As I said, all the other movements are favorites as well. There's not a recitative in the whole thing, nothing but elegant melody from beginning to end. And speaking of the end, that's wonderful too. First comes the "Gloria," with voices rising and building before declaring "Patri" (father) and "Filio" (son), but then descending from on high like the symbolic dove to deliver "Spiritui Sancto" (the holy spirit). Then comes the finale in which the whole ensemble bursts into a reprise of the opening, while singing, "sicut erat in principio ..." As it was in the beginning, is now and always will be. Chills every time!

In my 30's I acquired a new and better recording, then later bought another version that included the "Christmas interpolations" -- four additional movements that were in the original version performed at Christmas Vespers in 1723, but which Bach later removed to make it appropriate for performance at any time of the year. Then I had to buy another copy when CD's came along, and just recently I downloaded yet another version from eMusic.

This latest acquisition is a unique performance by the Ricercar Consort from the Netherlands. They perform the work with a small instrumental ensemble like the one Bach would have employed, and with just one single voice for each part in the choruses as well as the arias. This minimalist approach delivers wonderful clarity, especially in the thickest of the choral passages. I can honestly say that after all the years of listening I heard new things in it that I had never heard before.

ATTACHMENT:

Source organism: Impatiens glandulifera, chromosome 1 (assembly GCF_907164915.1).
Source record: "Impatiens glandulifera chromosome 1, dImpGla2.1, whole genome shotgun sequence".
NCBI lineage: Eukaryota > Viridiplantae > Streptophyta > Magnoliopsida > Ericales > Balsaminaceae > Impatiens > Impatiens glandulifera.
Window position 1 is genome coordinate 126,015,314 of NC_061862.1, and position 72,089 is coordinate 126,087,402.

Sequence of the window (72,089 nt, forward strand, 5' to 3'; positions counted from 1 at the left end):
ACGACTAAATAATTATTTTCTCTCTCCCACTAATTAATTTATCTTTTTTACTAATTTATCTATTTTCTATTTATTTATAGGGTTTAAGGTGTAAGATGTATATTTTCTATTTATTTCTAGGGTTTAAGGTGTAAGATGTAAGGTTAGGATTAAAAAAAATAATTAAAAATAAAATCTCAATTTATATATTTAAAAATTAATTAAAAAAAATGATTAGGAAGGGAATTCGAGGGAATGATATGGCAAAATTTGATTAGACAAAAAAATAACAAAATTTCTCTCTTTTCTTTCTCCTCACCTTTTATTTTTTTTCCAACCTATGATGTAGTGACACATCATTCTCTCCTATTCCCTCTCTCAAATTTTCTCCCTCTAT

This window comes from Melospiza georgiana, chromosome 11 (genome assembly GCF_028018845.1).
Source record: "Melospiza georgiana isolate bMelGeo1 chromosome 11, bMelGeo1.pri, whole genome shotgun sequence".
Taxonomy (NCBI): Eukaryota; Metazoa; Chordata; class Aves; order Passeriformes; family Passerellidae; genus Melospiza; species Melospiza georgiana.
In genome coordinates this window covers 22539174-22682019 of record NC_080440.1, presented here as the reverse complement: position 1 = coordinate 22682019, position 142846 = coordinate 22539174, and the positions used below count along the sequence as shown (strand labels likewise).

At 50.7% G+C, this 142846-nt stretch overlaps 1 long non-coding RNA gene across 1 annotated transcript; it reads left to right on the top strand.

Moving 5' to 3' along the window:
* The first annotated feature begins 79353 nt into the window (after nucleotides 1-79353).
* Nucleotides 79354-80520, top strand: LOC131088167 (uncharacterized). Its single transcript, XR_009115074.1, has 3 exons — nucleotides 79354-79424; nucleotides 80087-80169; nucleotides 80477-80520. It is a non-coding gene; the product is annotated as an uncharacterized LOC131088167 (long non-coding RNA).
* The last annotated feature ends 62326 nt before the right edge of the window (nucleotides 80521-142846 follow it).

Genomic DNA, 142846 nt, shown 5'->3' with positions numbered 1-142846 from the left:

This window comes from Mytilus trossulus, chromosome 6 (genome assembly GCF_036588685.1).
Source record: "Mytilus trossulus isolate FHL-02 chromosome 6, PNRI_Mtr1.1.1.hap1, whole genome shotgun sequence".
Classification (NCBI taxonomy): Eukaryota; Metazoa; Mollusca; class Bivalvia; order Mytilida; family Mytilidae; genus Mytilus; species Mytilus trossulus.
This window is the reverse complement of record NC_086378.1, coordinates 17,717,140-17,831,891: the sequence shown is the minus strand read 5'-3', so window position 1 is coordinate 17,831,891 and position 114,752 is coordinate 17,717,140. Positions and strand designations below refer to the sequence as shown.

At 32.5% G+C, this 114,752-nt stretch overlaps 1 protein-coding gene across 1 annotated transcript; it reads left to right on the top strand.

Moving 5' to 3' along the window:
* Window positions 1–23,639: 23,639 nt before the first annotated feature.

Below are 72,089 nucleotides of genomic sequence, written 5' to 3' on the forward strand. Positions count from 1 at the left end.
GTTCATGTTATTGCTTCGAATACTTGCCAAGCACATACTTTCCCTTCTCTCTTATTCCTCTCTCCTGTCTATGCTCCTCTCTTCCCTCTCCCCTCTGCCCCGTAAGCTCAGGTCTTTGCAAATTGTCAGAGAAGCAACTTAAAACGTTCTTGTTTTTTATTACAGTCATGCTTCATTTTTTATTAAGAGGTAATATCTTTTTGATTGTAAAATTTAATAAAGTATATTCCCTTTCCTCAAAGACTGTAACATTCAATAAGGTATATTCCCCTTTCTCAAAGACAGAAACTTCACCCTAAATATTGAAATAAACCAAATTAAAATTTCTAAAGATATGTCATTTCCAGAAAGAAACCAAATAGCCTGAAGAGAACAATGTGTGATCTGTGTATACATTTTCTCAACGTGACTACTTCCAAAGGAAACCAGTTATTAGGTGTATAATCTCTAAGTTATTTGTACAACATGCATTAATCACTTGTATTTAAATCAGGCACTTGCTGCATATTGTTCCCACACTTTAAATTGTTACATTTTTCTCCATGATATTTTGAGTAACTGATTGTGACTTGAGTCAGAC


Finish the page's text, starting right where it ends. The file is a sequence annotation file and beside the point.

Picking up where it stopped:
Many years passed between my original discovery of the recording and my first opportunity to hear a live performance of the Magnificat. And even then the circumstances were unusual. It was in 1992, just a few weeks after Hurricane Andrew had pasted South Florida like a wrecking ball. The Miami Bach Society had to decide whether to go ahead with their scheduled performance under such difficult conditions. They did it, and even imported a guest virtuoso on the trumpet clarino -- an instrument with a mouthpiece especially suited for the highest register -- to add a finishing touch.

I'm a big fan of our Bach Society, and I have to say they particularly shone on that evening. It was a wonderful and healing experience coming on the heels of natural disaster, and seemed to be greatly appreciated by all. The Magnificat shared the bill that night with abridged highlights from Handel's Messiah. That was all very well, but to my ear the scintillating perfection of Bach's inspired tapestry made Handel sound dull and heavy by comparison.

Maybe it's just me, but let's hear it for the magnificent Magnificat.

[See Wikipedia for the text and its history. It all started with two pregnant moms bumping into one another. Mary supposedly gave this eloquent recitation that was eventually set to music. Years later, all grown up, one of the kids encountered the other one while he was baptizing people in a river. No wonder they recognized each other -- they were cradle mates!]